The Spirit has given each of us a special way of serving others. 1 Corinthians 12:7 (CEV)
When I was a classroom teacher, I always tried to discover the different gifts and abilities of my students. Knowing where their unique strengths and abilities helped me better understand how they learned.
As a parent, I believe that one of my roles is to identify and help develop the different gifts and abilities of my boys.
My boys tend to be fairly atypical. They prefer playing with stuffed animals over action figures, legos over jungle gyms and doing Rainbow Loom rather than going outside for a pick-up baseball game. This used to bother me. Buying into cultural stereotypes about gender expectations, I wondered if I was doing something wrong. Then I had a realization.
My boys are creative. And that’s okay. As a parent, my job is to nurture that desire for creativity. When my youngest wants to get creative in the kitchen, I grit my teeth through the spilled salt and splattered eggs to help him create a one of a kind dish.
When my oldest wants to create yet another Disney Rainbow Loom charm on the computer, I give him time, my computer, and the entire dining room table to do so.
Nurturing gifts is important because God has imparted them to each of us for a reason. Our gifts are not meant for us alone. They are meant to benefit others.
The Spirit gives us gifts in order to serve others.
Yet often in our busy and frenetic world, our spiritual gifts get neglected. They lie dormant as we shuttle ourselves and our families through the daily grind. We wait to use our gifts for a more convenient time, or after they’re better developed, or when we have more money to invest in them.
Sitting on our spiritual gifts is like leaving a Christmas present unopened. There’s really no purpose in having it. And, it sends a negative message to the one who gave it.
Instead, we need to open up our gifts. We need to play with them, grow them, build on them and use them.
You might be thinking, “I don’t have any gifts.” However, gifts come in all shapes and sizes. What do you like to do? What brings you joy? Chances are, the answers to those questions point to a gift.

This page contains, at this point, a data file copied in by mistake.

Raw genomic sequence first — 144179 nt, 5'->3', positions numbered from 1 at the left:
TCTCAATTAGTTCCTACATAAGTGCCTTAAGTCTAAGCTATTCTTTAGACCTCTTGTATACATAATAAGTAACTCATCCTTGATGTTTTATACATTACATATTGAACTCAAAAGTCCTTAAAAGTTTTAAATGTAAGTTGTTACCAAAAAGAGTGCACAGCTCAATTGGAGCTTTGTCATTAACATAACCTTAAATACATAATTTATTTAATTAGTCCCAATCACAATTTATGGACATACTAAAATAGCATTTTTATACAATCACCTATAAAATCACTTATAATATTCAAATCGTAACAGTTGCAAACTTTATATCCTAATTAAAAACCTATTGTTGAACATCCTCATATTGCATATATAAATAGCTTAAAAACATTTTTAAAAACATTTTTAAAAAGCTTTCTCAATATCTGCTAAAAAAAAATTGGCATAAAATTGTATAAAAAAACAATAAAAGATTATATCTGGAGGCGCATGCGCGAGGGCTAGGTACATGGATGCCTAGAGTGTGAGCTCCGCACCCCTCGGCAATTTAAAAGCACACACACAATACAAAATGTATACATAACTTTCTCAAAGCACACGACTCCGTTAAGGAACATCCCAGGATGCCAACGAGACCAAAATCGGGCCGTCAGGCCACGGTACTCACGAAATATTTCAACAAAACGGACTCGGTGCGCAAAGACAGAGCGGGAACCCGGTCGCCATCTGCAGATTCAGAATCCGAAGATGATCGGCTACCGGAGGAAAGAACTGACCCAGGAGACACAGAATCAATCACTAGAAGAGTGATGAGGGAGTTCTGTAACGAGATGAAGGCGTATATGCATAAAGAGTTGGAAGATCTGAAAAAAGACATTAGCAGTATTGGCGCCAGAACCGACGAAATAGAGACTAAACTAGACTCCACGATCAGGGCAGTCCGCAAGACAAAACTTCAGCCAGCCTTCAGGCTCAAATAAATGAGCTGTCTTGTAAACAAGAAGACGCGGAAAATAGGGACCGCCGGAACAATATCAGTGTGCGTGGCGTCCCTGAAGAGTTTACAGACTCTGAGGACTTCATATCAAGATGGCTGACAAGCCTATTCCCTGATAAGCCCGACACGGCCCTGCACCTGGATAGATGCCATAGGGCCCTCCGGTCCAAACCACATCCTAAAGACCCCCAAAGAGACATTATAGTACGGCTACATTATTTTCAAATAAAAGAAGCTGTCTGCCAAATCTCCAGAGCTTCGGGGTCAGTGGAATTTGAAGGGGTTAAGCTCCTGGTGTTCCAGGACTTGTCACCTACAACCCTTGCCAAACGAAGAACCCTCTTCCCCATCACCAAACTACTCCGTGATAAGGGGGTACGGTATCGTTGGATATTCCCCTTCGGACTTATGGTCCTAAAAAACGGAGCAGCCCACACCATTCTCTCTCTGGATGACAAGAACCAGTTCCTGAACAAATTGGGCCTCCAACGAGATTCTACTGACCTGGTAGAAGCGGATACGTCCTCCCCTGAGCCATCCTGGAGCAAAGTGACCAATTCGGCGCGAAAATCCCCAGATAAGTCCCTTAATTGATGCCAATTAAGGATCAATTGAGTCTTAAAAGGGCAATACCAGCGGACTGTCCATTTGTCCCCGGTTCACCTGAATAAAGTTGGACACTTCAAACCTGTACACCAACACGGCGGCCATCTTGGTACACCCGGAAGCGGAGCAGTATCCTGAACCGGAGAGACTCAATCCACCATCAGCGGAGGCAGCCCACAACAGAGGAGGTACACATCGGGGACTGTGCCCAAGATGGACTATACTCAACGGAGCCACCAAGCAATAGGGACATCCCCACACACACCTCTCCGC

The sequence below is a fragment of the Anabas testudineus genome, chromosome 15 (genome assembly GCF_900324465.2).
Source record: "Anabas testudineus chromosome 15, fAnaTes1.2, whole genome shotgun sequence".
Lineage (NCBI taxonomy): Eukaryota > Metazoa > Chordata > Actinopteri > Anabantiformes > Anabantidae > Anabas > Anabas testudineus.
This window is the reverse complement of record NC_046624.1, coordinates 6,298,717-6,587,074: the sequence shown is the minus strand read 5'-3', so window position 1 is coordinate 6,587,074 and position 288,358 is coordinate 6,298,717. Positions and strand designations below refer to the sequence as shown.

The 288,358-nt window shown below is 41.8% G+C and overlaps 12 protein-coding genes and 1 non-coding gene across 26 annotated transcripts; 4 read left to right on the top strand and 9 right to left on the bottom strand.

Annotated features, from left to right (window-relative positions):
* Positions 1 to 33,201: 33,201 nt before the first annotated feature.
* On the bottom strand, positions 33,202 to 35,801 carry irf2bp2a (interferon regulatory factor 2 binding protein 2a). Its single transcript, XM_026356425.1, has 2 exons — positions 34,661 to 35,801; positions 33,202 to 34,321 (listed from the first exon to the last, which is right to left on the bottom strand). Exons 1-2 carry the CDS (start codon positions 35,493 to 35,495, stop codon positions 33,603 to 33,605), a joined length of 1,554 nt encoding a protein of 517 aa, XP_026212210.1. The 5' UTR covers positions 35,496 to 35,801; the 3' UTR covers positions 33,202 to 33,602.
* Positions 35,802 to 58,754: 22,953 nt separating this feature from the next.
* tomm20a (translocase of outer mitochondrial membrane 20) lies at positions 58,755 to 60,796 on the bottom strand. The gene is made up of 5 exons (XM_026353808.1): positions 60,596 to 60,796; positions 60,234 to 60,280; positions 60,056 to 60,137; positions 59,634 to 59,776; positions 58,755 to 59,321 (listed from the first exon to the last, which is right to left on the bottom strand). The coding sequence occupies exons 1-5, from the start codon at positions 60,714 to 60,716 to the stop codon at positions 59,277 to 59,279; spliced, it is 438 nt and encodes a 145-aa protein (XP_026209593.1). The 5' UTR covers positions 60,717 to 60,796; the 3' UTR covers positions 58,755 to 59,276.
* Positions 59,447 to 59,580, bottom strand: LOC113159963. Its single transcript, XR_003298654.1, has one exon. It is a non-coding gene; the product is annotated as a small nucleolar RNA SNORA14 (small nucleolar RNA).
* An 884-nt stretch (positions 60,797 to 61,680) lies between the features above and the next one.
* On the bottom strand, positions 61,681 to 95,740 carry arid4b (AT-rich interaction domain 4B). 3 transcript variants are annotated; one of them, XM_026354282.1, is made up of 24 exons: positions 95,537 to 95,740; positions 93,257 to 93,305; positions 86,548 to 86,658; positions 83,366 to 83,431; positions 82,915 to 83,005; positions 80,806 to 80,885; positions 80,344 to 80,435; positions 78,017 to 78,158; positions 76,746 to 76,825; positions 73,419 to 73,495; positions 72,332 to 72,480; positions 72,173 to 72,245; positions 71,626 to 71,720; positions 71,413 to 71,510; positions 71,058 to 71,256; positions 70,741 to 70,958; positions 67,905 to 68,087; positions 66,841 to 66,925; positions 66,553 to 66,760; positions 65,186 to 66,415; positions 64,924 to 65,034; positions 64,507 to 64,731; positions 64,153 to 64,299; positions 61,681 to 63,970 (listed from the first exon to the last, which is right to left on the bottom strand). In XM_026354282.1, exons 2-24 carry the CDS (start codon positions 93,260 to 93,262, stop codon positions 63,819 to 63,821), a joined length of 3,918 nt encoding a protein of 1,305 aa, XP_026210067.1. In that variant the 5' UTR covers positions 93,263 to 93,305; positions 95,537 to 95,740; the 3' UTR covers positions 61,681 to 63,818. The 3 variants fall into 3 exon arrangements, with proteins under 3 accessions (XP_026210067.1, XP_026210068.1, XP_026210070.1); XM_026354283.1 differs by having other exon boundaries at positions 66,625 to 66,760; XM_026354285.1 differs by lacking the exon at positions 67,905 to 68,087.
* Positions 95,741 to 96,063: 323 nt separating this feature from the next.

“Yeah,” you might be thinking. “But what I like to do is… (read, listen to music, bowl, play baseball, garden). How can that be a gift to others?”
Begin by assessing the needs of your community.
In our town of about 1200, there was a group of people who liked to read. However, the nearest library was ten miles away. This group worked to establish a community library, staffed by volunteers who wanted to share their love of reading with others. Today, the library provides a variety of resources and services to the community, including summer reading programs for kids. The gift of reading shared by a small group of people has impacted an entire town.
Using your gifts doesn’t have to be huge. Small acts are equally important. Small acts can change a life.
Several years ago I took a group of sixth graders to work on a Habitat for Humanity build. The kids laid sod, painted, planted flowers and pushed wheelbarrows full of gravel. They had a great time running around outside. While their work seemed small, it was the finishing touch on a home that would provide much needed shelter to a family who had never had a home.
Big or small, using our gifts is important. This week, I would encourage you to reflect on the gifts God has given you. Then, ask God to open up some areas in your life to use those gifts for others.
Blessings and Peace,